to explain a central thesis, i.e., that lack of objective world responsibility allows nations to engage in cheap anti-American rhetoric and policies:
It was this key point—the creation of a dependence culture which gave rise to social pathology and ingrained values which were destined to fail in the culture at large—that formed the centerpiece of the debate. Rather than lift people’s lives by lifting their income, the fact of welfare worked against the values so central to middle class success in the United States. This fact of dependence created a social class with interests and values set against the mainstream, thus dooming generation after generation to poverty
New Sisyphus brings the question to the international scene:
What if, as in the individual sphere, dependence on the benevolence of the United States Government bred, in the international sphere, the same kind of pathologies seen in the welfare context? What if, rather than aiding the countries affected by American military dominance, we were harming them?
. . .If dependence theory holds in international relations, we have innocently caused such rampant anti-Americanism by trying to help. By taking over the tough issues of national security, defense strategy and multi-lateral relations, we have relieved numerous E.U. countries of their core responsibilities. In so doing, as with the welfare recipient of old, we removed the real-world check that forced those nations to deal with cold, hard reality in a grown-up serious manner. We have, as Victor Davis Hanson has so ably argued, created in the E.U. a permanent set of nations as sneering adolescent, constantly mocking and cursing “Dad” for doing what must be done since, at the end of the day, the adolescent is free to preen and pose and say anything that strikes his fancy, for he has no real responsibilities. Saying you’re for Kyoto, against landmines and, of course, against the War in Iraq is a lot easier if you’re not responsible for the world’s economy, defending South Korea or the number one target for terrorist groups seeking WMD.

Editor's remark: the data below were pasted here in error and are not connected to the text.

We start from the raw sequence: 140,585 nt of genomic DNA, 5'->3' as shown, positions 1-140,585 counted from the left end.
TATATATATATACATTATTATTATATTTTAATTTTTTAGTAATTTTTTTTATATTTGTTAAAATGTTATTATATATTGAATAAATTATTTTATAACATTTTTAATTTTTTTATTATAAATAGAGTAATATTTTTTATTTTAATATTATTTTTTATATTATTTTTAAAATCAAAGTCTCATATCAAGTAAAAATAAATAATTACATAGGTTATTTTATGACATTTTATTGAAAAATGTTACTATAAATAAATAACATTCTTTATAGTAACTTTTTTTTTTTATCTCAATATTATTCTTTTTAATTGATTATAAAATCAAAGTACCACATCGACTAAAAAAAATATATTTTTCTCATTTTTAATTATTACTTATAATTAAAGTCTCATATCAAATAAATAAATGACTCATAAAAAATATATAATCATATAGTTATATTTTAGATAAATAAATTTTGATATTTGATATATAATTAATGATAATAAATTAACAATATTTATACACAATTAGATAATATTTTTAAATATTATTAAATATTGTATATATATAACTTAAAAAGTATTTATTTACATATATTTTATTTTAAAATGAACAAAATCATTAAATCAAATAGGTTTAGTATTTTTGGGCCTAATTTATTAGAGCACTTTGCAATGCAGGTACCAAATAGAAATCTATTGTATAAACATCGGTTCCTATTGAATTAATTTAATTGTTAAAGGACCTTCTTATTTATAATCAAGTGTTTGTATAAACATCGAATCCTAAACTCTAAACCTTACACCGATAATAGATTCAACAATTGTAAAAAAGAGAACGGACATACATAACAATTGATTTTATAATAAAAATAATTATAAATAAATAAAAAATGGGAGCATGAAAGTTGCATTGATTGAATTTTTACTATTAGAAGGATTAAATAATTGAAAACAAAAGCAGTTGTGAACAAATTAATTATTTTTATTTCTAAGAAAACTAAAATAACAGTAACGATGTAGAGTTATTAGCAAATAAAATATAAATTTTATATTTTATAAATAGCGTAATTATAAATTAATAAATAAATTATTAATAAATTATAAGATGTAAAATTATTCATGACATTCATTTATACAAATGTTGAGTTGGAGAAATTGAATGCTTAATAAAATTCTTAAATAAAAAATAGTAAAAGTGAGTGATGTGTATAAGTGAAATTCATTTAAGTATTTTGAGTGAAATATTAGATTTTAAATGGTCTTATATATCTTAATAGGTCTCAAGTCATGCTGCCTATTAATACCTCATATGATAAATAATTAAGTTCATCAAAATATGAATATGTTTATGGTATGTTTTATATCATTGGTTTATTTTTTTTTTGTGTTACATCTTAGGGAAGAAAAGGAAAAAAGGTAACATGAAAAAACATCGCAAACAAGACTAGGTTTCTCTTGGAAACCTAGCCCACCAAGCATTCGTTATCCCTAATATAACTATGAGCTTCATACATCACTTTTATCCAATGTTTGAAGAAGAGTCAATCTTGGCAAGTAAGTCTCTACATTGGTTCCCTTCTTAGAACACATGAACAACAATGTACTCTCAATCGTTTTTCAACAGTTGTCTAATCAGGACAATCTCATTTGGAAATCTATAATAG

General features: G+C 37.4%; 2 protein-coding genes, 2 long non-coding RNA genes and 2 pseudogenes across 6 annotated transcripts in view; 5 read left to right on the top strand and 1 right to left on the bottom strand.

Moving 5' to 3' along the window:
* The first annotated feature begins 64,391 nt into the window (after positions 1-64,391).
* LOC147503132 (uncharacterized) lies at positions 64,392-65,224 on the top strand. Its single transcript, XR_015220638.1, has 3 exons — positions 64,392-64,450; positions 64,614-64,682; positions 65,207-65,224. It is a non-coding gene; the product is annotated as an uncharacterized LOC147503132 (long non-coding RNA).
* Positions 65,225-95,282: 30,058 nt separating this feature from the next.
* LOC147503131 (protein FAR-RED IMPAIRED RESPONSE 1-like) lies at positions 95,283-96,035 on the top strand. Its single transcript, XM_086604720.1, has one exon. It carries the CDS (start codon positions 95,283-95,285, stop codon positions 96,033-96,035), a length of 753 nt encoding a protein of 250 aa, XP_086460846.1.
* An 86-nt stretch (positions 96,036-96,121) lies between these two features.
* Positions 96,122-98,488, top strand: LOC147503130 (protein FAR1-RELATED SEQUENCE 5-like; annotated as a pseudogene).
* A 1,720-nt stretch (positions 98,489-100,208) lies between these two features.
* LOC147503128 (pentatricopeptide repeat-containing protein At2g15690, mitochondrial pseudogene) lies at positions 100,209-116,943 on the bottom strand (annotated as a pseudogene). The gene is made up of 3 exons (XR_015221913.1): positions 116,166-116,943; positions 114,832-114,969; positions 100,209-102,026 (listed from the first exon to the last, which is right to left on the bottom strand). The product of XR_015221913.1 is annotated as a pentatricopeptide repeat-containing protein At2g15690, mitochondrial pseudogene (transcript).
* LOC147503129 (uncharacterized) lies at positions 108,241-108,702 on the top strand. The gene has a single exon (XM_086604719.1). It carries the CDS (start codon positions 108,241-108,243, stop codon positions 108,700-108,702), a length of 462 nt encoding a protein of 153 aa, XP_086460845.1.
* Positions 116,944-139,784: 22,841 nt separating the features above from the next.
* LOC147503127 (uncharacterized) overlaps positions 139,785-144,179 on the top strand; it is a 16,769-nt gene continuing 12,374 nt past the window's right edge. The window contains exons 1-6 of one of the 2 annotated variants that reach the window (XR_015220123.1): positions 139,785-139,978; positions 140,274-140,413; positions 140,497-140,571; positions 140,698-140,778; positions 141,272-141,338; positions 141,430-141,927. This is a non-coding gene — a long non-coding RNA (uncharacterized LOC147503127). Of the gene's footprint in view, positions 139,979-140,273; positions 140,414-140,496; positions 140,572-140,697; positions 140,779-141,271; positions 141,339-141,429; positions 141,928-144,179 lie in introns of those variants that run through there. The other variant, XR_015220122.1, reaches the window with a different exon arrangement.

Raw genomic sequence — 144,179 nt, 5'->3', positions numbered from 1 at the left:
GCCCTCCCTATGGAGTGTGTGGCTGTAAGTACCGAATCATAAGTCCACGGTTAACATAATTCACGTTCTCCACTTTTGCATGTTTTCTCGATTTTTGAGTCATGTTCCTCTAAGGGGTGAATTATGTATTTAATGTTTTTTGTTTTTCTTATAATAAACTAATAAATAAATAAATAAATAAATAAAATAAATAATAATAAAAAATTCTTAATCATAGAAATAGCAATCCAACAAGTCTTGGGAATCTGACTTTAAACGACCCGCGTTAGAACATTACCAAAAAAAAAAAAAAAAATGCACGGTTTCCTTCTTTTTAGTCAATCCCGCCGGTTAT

New Sisyphus proposes International Welfare Reform,
It seemed counter-intuitive to many people in the early 90’s that by cutting off income support you could make people richer. And I suppose it seems similarly counter-intuitive that by stepping away from zones of responsibility the U.S. could increase its national security and standing in the world. But, as history teaches us, men are fundamentally rational; get the incentives right and the outcome is almost always what you’d expect. And right now it’s time for the E.U. to grow up.
Another organization that needs some Welfare Reform is the UN. The USA should cut off funding and support of this club of petty villains and corrupt bureaucrats. The UN is accountable only to itself, and knows that we’re here to do the actual work, take the blame, and provide the funding, too. Today New Sisyphus states,
Right now the U.S. has the worst of all possible worlds: absolute responsibility without absolute power. The situation is untenable and calls for inventive, creative diplomacy.
The time is ripe.